One of the few products that's both FDA-approved and endorsed by real witches
The golden flowers blooming in the dead of winter may have been the first clue to Native Americans that there was something unusual about witch hazel. Beyond being used in the first mass-marketed American-made toiletry (originally called Golden Treasure, then renamed Pond's Extract) -- and being one of the only medicinal plants approved by the Food and Drug Administration as a non-prescription drug ingredient -- witch hazel has been pressed, boiled, and steamed into the service of human health for centuries.
The Osage used witch hazel bark to treat skin ulcers and sores; the Potawatomi steamed twigs over hot rocks in their sweat lodges to soothe sore muscles; the Iroquoi brewed a tea to treat dysentery, colds, and coughs. Since then studies have found active compounds in witch hazel such as flavonoids, tannins (hamamelitannin and proanthocyanidins), and volatile oil that give it astringent action to stop bleeding. The same witch hazel bark tea that was sipped to stop internal bleeding was also injected into the rectum to reduce the pain and itching of hemorrhoids.
Given its versatility, some believed tea made from witch hazel leaves and bark would heighten occult powers as well. Many modern witches consider witch hazel a magical herb, using it to keep away evil and to heal broken hearts.
But it isn't only distillations made from parts of the witch hazel shrub that have mysterious histories.
The Mohegans are also believed to be the first to show English settlers how to use Y-shaped witch hazel sticks for dowsing, an ancient method for finding underground water. In fact the name witch hazel is believed to have come from the Middle English "wicke" for "lively" -- the dowsing stick bends toward the ground when water is detected below -- and "wych," an old Anglo-Saxon word for "bend."
A lot of people poo-poo the idea that a witch hazel stick can actually detect subterranean water. "They say it's a bunch of witchery," says Curtis Strong, a fourth-generation witch hazel harvester, better known as a "brush cutter." A native of East Hampton, Connecticut, Strong's family has been in the area long enough that his ancestors had land grants from the King of England before America was a nation.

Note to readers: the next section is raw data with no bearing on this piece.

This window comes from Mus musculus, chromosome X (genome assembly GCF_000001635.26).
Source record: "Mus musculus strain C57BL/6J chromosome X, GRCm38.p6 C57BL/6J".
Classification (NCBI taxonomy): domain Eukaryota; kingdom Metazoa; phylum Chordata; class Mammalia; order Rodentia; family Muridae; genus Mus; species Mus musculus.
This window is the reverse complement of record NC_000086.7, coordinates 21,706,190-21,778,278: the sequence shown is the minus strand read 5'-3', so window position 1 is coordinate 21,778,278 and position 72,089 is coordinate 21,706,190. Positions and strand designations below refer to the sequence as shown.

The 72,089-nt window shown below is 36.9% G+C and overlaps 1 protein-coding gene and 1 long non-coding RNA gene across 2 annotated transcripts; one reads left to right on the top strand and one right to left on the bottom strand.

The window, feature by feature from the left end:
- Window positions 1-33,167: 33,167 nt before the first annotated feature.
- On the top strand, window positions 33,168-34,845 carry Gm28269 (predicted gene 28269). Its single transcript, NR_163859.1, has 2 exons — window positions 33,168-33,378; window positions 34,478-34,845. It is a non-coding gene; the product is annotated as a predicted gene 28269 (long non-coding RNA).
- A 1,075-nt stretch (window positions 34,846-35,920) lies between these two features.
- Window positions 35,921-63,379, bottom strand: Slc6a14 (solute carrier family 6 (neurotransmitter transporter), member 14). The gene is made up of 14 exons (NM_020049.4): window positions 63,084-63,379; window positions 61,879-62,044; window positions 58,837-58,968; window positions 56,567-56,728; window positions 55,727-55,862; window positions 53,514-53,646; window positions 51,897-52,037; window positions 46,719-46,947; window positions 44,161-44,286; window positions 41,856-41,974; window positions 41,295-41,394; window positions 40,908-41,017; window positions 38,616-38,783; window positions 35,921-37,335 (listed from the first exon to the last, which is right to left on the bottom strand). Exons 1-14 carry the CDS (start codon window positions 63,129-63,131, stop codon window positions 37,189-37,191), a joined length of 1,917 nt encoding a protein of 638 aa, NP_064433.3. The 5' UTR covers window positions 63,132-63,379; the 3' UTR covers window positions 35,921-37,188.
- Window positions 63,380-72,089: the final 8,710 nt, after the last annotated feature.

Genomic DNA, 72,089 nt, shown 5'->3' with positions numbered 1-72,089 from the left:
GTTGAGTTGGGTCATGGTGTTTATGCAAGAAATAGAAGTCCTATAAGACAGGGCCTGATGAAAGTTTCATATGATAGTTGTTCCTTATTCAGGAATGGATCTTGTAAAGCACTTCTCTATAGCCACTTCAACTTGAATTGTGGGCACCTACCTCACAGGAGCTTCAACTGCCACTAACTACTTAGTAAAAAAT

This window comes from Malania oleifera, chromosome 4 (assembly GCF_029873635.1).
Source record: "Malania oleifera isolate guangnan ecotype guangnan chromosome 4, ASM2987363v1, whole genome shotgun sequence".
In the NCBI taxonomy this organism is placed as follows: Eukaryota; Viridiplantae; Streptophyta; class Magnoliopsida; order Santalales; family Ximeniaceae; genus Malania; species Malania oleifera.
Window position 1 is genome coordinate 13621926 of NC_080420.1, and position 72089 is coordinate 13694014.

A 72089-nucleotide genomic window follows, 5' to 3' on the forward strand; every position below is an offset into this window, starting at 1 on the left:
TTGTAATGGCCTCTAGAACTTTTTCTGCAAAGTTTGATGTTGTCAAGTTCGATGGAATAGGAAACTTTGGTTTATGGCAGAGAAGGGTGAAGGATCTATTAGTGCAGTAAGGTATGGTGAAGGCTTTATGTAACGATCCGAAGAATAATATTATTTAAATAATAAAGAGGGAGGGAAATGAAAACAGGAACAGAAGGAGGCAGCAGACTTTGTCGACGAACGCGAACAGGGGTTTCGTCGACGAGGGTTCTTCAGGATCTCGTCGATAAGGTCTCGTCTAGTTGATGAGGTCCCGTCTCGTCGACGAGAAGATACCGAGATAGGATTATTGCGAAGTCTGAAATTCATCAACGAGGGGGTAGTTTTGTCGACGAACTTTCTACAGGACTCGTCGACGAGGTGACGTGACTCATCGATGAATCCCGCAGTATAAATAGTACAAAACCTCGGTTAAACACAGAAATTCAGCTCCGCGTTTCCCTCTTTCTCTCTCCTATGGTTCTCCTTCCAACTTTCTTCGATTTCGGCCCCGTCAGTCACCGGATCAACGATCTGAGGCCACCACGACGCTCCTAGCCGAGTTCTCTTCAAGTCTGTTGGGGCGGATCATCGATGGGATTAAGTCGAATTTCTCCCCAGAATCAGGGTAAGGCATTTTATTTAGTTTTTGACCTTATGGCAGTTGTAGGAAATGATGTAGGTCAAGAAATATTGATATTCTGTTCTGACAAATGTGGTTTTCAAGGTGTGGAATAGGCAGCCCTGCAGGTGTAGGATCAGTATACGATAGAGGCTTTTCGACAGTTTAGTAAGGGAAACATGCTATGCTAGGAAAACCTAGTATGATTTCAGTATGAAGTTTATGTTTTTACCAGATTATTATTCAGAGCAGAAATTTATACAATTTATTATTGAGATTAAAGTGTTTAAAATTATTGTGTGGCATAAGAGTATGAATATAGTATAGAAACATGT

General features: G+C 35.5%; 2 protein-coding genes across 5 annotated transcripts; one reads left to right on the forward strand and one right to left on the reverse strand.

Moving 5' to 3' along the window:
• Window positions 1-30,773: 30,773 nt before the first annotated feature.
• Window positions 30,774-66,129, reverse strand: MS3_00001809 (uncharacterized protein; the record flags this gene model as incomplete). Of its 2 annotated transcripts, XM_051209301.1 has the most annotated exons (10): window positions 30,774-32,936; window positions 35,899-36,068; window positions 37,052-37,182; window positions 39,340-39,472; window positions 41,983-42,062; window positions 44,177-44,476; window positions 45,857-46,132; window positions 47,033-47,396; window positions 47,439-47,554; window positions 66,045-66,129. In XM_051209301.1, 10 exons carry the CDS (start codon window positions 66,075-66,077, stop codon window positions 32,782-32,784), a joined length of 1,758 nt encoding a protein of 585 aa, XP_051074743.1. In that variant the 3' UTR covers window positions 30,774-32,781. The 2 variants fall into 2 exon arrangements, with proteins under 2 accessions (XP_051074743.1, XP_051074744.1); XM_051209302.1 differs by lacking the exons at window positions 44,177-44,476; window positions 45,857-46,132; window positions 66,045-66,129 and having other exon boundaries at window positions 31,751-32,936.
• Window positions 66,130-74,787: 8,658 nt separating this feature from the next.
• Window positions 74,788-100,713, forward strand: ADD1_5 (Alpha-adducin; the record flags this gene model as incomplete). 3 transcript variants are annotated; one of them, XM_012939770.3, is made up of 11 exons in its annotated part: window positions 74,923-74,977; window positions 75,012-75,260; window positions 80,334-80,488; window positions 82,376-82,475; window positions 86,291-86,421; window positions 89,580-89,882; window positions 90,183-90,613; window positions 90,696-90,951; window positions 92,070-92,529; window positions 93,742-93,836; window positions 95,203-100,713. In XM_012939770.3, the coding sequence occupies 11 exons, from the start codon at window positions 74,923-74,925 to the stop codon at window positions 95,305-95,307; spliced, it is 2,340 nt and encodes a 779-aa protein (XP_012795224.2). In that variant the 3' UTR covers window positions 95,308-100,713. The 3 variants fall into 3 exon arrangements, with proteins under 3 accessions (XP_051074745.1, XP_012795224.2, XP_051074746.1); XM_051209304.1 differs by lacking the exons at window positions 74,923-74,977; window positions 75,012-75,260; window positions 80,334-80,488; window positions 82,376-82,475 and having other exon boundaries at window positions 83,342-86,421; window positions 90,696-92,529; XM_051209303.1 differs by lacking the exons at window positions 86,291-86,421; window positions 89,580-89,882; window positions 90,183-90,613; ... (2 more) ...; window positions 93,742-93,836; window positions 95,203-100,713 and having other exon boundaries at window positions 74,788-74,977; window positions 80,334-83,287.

"An Old Timer showed me how it works," says the 72-year-old Strong, "and I have used it to find water, 20 to 30 wells, and every one of them had water right where I told them it was going to be."
When he's not dowsing for water or enjoying retirement from his career as an electrical engineer and farmer, Curt Strong and his sons can be found -- at least in the late fall and early winter -- in the "boonies" of eastern Connecticut, harvesting the 80 tons of witch hazel they sell each year to American Distilling. The world's largest manufacturer of witch hazel products happens to be right in their hometown of East Hampton.
Naturally an American company whose business revolves around a product with the mystical qualities and long history of witch hazel would need a mystique and interesting story of it own. So it is with American Distilling.
Baptist minister Thomas Newton Dickinson wanted a new venture after making a fortune supplying uniforms to Yankee troops during the Civil War. People in the area often had a stand of witch hazel in their backyard, and a still to cook it down, bottle it up, and sell it. Figuring a consortium of small operators would add up to a big business, Dickinson in 1866 opened a distillery in Essex, Connecticut.